The persistent greater prevalence of cardiovascular disease (CVD) mortality among Black adults compared with White adults is driven significantly by effects of social determinants of health (SDOH), according to a new study led by researchers from Tulane University.1 The findings were published online August 14 in the Annals of Internal Medicine.
Using data from the National Health and Nutrition Examination Survey (NHANES) 1999 to 2018, for more than 50 000 individuals the investigators found that difference between Black and White CVD mortality diminished after statistically controlling for traditional CVD risk factors; when adjustments were made for SDOH, the difference became negligible.
Although CVD-related mortality has declined in the US, in 2019 the age-adjusted rate was 32% higher for Black women and 33% higher for Black men than for White women and men, according to study authors. Racial and ethnic disparities in CVD are well documented, they add, with prevalence of CVD risk factors such as hypertension, obesity, and diabetes historically higher among the Black population. Prospective studies have found SDOH linked to both CVD risk factors and events and socioeconomic status associated with racial differences in CVD mortality.
There is little research, however, "on the complex relationship of social, behavioral, and metabolic risk factors with racial differences in CVD mortality in a large, nationally representative sample in the US population,” Jiang He, MD, PhD,a professor of epidemiology at Tulane University’s School of Public Health and Tropical Medicine, and colleagues wrote. “Such information may be critical to guide the development of national public health policies for targeted interventions aimed at eliminating health disparities in CVD mortality.”
The objective of their study was to investigate associations of social, behavioral, and metabolic risk factors with CVD mortality and then analyze the extent to which racial differences in CVD mortality persisted after accounting for those risk factors in a large, diverse US population.
The research team collected NHANES survey data on 50 808 US adults aged ≥20 years. CVD mortality was determined from linkage to the National Death Index through 2019.
Confirmed CVD deaths over an average of 9.4 years numbered 2589 of which 537 were in Black individuals, according to the findings. The overall age- and sex-standardized CVD mortality rate was 383 deaths (95% CI, 343.4-428.9) per 100 000 person-years.
Among population subgroups, He and colleagues found this rate was highest among Black adults (484.7 deaths; 95% CI, 397.3-599.1) followed by White adults (384.5 deaths; 95% CI, 338.3-441.6), Hispanic adults (292.4 deaths; 95% CI, 217.8-402.7), and adults in other racial/ethnic groups (255.1 deaths; 95% CI, 143.0-510.2).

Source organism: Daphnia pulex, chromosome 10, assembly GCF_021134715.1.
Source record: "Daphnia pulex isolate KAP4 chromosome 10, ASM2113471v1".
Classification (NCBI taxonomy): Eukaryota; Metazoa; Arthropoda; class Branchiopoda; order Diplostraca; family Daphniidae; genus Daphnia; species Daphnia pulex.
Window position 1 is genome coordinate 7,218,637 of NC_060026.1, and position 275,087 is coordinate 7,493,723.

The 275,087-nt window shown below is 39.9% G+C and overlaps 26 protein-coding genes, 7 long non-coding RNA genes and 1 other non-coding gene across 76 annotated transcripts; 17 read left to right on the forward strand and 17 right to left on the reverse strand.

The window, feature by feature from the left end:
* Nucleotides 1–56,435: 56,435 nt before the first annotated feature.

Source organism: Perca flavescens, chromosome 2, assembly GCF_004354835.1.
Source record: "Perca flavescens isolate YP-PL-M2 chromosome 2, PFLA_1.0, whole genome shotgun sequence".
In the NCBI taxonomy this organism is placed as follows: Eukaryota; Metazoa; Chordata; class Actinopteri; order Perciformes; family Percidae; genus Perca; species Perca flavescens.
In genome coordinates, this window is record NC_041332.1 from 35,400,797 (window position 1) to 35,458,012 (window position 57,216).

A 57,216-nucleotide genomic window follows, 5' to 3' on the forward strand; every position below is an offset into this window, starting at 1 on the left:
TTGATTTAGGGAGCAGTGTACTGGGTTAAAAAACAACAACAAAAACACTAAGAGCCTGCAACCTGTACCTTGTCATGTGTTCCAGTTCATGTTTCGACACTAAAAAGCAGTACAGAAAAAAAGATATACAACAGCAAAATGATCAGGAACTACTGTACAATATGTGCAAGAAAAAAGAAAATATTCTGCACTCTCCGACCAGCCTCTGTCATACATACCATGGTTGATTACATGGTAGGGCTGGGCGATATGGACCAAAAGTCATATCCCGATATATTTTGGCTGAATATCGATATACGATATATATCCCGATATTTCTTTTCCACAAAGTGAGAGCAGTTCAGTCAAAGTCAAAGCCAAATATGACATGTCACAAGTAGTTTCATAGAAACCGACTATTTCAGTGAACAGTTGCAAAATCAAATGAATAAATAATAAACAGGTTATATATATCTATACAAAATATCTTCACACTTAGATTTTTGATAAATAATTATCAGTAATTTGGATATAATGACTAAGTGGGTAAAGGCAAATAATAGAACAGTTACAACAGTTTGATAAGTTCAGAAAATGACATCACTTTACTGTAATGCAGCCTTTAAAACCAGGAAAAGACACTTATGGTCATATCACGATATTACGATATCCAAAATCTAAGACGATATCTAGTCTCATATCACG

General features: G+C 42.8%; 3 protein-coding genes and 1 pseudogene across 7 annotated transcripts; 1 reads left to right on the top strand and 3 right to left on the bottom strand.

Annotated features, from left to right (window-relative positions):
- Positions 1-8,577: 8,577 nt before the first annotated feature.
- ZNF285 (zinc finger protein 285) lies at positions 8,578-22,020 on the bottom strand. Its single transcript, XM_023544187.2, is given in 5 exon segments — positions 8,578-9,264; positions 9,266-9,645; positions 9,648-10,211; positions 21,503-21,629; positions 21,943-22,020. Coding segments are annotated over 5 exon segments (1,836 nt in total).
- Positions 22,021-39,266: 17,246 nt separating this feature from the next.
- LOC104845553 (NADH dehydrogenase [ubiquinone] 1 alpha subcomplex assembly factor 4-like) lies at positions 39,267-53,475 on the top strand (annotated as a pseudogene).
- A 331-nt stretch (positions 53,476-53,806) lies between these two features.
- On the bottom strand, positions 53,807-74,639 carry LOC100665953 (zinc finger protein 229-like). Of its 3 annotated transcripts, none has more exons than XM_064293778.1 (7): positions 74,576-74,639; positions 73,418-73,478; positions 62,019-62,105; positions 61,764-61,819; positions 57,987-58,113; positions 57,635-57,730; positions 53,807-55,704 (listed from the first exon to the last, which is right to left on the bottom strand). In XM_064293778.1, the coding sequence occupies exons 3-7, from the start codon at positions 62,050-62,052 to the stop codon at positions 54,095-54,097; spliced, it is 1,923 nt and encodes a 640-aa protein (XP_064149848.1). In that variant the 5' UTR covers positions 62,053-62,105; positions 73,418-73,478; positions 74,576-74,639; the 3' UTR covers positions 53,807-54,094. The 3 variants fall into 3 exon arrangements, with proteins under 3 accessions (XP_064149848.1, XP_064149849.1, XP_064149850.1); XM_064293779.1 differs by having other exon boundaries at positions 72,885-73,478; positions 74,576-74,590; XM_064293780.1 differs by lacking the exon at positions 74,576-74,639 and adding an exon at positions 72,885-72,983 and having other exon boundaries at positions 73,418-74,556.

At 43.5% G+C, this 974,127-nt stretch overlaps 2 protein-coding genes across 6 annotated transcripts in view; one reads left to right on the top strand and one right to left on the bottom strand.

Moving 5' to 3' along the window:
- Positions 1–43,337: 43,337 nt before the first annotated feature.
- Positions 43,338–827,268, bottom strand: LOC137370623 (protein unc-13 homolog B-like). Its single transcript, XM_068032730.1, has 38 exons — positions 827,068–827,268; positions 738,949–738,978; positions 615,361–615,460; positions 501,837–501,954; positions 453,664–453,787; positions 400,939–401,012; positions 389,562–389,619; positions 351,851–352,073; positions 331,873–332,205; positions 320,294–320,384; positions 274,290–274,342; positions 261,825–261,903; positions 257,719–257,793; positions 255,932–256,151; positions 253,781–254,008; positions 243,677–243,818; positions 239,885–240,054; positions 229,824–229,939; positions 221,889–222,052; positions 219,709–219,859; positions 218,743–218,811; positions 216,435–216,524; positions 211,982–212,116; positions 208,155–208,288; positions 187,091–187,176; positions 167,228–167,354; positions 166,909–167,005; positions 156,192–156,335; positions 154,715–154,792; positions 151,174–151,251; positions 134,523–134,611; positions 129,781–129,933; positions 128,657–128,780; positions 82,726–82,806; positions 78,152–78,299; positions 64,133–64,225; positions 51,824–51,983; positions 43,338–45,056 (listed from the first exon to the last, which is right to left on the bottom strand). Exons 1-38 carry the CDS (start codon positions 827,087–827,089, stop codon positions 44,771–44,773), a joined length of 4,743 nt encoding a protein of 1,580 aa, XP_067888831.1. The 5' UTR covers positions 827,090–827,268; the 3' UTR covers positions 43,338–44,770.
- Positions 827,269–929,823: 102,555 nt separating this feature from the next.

The team reported that in the study subset of Black and White individuals, the age- and sex-adjusted hazard ratio (HR) of CVD mortality of Black compared with White individuals was 1.54 (95% CI, 1.34-1.77). Adjustment in the 3 separate models for metabolic, behavioral, and SDOH risk factors reduced the HR for the difference between Black and White participants as follows:
Behavioral risk factors included smoking, a lack of physical activity and sleep duration of <6 hours or >8 hours; metabolic risk factors included hypertension, obesity, and diabetes.
The SDOH factors linked to a significantly greater risk for CVD mortality independently of behavioral and metabolic risk factors included unemployment, low family income, food insecurity, a lack of home ownership and not being married to or living with a partner.
The investigators suggested that living with a partner may be a “proxy for several important factors, including greater social support and a healthier lifestyle.”
“For so many years we have focused on smoking, diet, physical activity, obesity, hypertension, diabetes, and high cholesterol – and we know those are important for the prevention of cardiovascular disease – but it surprised me that the Black-White difference in cardiovascular disease mortality is mainly due to social factors,” said He in a Tulane press statement.2
Among the study’s limitations, the authors wrote, are the cross-sectional collection of metabolic risk factors which precluded causal ordering with CVD mortality. They also point out that the number of stroke- and heart disease-related deaths was too small to conduct a cause-specific analysis.
He and colleagues concluded that more research is needed “to understand the underlying mechanisms of SDOH on CVD mortality and develop novel community-based interventions interventions for reducing CVD risk in Black populations."